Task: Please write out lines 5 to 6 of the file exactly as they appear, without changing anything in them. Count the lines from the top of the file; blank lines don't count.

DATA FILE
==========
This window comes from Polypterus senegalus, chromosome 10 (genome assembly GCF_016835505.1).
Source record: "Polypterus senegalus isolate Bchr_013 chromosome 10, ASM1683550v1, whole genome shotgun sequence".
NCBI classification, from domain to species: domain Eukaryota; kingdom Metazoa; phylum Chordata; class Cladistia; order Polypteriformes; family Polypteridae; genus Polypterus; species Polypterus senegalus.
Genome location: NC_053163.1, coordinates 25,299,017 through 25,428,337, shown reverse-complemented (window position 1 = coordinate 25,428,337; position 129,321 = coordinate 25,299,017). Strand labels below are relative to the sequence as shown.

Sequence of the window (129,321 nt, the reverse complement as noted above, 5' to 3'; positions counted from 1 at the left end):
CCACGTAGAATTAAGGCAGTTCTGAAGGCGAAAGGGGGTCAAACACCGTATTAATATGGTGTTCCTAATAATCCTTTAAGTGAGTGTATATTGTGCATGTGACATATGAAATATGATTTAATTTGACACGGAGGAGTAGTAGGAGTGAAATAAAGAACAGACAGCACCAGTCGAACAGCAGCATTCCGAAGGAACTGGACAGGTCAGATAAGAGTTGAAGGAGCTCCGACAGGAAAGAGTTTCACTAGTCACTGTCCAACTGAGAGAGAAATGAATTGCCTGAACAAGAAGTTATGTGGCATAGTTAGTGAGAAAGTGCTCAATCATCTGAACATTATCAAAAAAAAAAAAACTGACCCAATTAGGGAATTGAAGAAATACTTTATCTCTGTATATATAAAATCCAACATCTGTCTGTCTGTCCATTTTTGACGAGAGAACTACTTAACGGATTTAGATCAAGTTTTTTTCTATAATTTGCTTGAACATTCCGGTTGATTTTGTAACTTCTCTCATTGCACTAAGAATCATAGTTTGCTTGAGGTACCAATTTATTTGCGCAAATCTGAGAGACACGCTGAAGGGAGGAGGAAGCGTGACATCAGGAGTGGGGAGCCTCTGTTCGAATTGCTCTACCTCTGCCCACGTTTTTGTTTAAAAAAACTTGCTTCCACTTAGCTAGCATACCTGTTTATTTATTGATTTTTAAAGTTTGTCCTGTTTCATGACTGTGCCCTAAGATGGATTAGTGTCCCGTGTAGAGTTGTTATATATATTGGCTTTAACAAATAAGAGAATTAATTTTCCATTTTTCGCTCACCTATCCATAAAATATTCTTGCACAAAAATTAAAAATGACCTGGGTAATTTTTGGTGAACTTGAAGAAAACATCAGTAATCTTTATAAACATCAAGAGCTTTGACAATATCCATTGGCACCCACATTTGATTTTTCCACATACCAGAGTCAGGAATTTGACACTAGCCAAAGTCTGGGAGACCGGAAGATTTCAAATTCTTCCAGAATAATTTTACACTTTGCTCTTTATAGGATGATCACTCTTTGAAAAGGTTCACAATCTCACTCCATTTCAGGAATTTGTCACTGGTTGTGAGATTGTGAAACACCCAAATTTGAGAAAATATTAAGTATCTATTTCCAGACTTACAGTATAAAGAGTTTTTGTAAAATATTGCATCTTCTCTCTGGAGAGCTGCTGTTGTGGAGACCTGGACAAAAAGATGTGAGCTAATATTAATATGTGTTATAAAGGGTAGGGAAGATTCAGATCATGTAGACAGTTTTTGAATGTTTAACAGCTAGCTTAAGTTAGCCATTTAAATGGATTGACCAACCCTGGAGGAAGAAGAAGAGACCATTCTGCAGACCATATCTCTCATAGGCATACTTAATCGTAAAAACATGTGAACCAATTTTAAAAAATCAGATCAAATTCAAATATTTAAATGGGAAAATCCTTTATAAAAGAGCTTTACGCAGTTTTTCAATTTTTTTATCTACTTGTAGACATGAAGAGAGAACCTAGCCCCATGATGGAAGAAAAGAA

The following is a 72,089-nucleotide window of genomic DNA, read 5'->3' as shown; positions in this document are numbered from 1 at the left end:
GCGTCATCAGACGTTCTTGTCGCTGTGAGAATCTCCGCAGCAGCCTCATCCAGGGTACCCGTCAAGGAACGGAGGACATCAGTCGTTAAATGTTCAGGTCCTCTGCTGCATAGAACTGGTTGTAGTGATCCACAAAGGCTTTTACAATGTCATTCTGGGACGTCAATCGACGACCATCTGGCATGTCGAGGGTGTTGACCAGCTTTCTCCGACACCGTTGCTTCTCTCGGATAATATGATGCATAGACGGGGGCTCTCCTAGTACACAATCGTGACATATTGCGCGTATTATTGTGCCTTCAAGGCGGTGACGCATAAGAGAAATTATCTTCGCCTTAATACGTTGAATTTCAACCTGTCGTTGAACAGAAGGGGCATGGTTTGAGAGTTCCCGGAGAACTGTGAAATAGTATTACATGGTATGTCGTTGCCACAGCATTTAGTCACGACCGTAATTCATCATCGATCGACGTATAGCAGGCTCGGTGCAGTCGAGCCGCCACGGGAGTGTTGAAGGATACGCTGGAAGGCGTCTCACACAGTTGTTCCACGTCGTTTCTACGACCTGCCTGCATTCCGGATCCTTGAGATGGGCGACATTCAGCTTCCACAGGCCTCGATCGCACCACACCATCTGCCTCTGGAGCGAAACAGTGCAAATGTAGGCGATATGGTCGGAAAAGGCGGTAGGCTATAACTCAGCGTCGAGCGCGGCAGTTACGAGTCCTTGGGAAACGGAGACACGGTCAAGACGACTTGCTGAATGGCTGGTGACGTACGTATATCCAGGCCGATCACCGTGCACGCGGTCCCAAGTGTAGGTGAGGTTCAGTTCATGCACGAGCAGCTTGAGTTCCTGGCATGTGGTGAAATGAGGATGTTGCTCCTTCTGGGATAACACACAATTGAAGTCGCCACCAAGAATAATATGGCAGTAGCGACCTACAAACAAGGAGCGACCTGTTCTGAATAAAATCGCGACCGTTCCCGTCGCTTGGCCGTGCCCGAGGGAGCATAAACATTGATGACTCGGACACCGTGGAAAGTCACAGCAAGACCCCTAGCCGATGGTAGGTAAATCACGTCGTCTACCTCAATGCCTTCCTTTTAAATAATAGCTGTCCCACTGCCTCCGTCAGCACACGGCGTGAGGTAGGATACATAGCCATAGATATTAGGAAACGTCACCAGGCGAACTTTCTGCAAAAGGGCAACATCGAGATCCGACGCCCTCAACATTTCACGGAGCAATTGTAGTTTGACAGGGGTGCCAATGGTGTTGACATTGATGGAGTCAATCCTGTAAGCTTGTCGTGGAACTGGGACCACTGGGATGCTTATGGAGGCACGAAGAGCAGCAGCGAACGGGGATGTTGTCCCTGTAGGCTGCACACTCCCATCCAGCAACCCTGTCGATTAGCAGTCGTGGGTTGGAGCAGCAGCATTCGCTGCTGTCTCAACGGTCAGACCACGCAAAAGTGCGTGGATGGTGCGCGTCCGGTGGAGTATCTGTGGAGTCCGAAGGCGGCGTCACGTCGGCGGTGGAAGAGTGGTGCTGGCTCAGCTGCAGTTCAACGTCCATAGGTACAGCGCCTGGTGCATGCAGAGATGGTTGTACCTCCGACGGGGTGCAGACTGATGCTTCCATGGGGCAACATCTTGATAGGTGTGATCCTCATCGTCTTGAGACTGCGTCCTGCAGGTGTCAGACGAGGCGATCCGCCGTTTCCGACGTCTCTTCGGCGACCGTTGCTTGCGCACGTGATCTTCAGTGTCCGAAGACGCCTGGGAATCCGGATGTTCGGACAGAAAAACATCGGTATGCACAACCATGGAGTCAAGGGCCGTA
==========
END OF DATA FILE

Sequence of the window (129,321 nt, the reverse complement as noted above, 5' to 3'; positions counted from 1 at the left end):
CCACGTAGAATTAAGGCAGTTCTGAAGGCGAAAGGGGGTCAAACACCGTATTAATATGGTGTTCCTAATAATCCTTTAAGTGAGTGTATATTGTGCATGTGACATATGAAATATGATTTAATTTGACACGGAGGAGTAGTAGGAGTGAAATAAAGAACAGACAGCACCAGTCGAACAGCAGCATTCCGAAGGAACTGGACAGGTCAGATAAGAGTTGAAGGAGCTCCGACAGGAAAGAGTTTCACTAGTCACTGTCCAACTGAGAGAGAAATGAATTGCCTGAACAAGAAGTTATGTGGCATAGTTAGTGAGAAAGTGCTCAATCATCTGAACATTATCAAAAAAAAAAAAACTGACCCAATTAGGGAATTGAAGAAATACTTTATCTCTGTATATATAAAATCCAACATCTGTCTGTCTGTCCATTTTTGACGAGAGAACTACTTAACGGATTTAGATCAAGTTTTTTTCTATAATTTGCTTGAACATTCCGGTTGATTTTGTAACTTCTCTCATTGCACTAAGAATCATAGTTTGCTTGAGGTACCAATTTATTTGCGCAAATCTGAGAGACACGCTGAAGGGAGGAGGAAGCGTGACATCAGGAGTGGGGAGCCTCTGTTCGAATTGCTCTACCTCTGCCCACGTTTTTGTTTAAAAAAACTTGCTTCCACTTAGCTAGCATACCTGTTTATTTATTGATTTTTAAAGTTTGTCCTGTTTCATGACTGTGCCCTAAGATGGATTAGTGTCCCGTGTAGAGTTGTTATATATATTGGCTTTAACAAATAAGAGAATTAATTTTCCATTTTTCGCTCACCTATCCATAAAATATTCTTGCACAAAAATTAAAAATGACCTGGGTAATTTTTGGTGAACTTGAAGAAAACATCAGTAATCTTTATAAACATCAAGAGCTTTGACAATATCCATTGGCACCCACATTTGATTTTTCCACATACCAGAGTCAGGAATTTGACACTAGCCAAAGTCTGGGAGACCGGAAGATTTCAAATTCTTCCAGAATAATTTTACACTTTGCTCTTTATAGGATGATCACTCTTTGAAAAGGTTCACAATCTCACTCCATTTCAGGAATTTGTCACTGGTTGTGAGATTGTGAAACACCCAAATTTGAGAAAATATTAAGTATCTATTTCCAGACTTACAGTATAAAGAGTTTTTGTAAAATATTGCATCTTCTCTCTGGAGAGCTGCTGTTGTGGAGACCTGGACAAAAAGATGTGAGCTAATATTAATATGTGTTATAAAGGGTAGGGAAGATTCAGATCATGTAGACAGTTTTTGAATGTTTAACAGCTAGCTTAAGTTAGCCATTTAAATGGATTGACCAACCCTGGAGGAAGAAGAAGAGACCATTCTGCAGACCATATCTCTCATAGGCATACTTAATCGTAAAAACATGTGAACCAATTTTAAAAAATCAGATCAAATTCAAATATTTAAATGGGAAAATCCTTTATAAAAGAGCTTTACGCAGTTTTTCAATTTTTTTATCTACTTGTAGACATGAAGAGAGAACCTAGCCCCATGATGGAAGAAAAGAA